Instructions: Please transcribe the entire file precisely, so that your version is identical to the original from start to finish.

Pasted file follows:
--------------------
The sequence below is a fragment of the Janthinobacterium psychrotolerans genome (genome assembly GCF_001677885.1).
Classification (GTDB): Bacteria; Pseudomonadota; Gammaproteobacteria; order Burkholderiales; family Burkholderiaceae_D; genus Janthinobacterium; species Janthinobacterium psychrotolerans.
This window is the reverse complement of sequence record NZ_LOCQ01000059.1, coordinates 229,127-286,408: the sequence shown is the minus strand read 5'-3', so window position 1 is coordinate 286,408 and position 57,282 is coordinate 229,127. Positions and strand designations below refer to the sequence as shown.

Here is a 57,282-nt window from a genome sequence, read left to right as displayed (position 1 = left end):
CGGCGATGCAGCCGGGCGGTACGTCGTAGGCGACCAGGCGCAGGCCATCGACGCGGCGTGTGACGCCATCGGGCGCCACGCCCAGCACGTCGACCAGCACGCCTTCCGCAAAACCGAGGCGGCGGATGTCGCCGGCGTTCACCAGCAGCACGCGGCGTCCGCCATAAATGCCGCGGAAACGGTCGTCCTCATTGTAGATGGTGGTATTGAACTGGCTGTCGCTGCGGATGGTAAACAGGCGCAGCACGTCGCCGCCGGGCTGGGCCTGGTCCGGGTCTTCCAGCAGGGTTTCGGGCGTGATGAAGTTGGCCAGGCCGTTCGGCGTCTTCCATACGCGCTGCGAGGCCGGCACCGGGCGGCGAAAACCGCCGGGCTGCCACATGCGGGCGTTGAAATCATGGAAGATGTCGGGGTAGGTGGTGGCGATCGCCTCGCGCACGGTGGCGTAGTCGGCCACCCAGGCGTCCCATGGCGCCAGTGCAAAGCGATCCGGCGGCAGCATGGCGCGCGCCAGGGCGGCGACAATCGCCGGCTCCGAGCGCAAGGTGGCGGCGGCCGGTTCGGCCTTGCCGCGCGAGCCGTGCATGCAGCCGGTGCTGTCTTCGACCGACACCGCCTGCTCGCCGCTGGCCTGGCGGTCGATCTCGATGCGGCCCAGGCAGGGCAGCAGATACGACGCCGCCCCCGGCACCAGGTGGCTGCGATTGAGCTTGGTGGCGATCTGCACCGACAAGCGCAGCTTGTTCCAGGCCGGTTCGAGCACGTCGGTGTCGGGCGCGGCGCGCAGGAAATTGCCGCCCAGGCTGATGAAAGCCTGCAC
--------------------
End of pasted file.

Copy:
The sequence below is a fragment of the Janthinobacterium psychrotolerans genome (genome assembly GCF_001677885.1).
Classification (GTDB): Bacteria; Pseudomonadota; Gammaproteobacteria; order Burkholderiales; family Burkholderiaceae_D; genus Janthinobacterium; species Janthinobacterium psychrotolerans.
This window is the reverse complement of sequence record NZ_LOCQ01000059.1, coordinates 229,127-286,408: the sequence shown is the minus strand read 5'-3', so window position 1 is coordinate 286,408 and position 57,282 is coordinate 229,127. Positions and strand designations below refer to the sequence as shown.

Here is a 57,282-nt window from a genome sequence, read left to right as displayed (position 1 = left end):
CGGCGATGCAGCCGGGCGGTACGTCGTAGGCGACCAGGCGCAGGCCATCGACGCGGCGTGTGACGCCATCGGGCGCCACGCCCAGCACGTCGACCAGCACGCCTTCCGCAAAACCGAGGCGGCGGATGTCGCCGGCGTTCACCAGCAGCACGCGGCGTCCGCCATAAATGCCGCGGAAACGGTCGTCCTCATTGTAGATGGTGGTATTGAACTGGCTGTCGCTGCGGATGGTAAACAGGCGCAGCACGTCGCCGCCGGGCTGGGCCTGGTCCGGGTCTTCCAGCAGGGTTTCGGGCGTGATGAAGTTGGCCAGGCCGTTCGGCGTCTTCCATACGCGCTGCGAGGCCGGCACCGGGCGGCGAAAACCGCCGGGCTGCCACATGCGGGCGTTGAAATCATGGAAGATGTCGGGGTAGGTGGTGGCGATCGCCTCGCGCACGGTGGCGTAGTCGGCCACCCAGGCGTCCCATGGCGCCAGTGCAAAGCGATCCGGCGGCAGCATGGCGCGCGCCAGGGCGGCGACAATCGCCGGCTCCGAGCGCAAGGTGGCGGCGGCCGGTTCGGCCTTGCCGCGCGAGCCGTGCATGCAGCCGGTGCTGTCTTCGACCGACACCGCCTGCTCGCCGCTGGCCTGGCGGTCGATCTCGATGCGGCCCAGGCAGGGCAGCAGATACGACGCCGCCCCCGGCACCAGGTGGCTGCGATTGAGCTTGGTGGCGATCTGCACCGACAAGCGCAGCTTGTTCCAGGCCGGTTCGAGCACGTCGGTGTCGGGCGCGGCGCGCAGGAAATTGCCGCCCAGGCTGATGAAAGCCTGCAC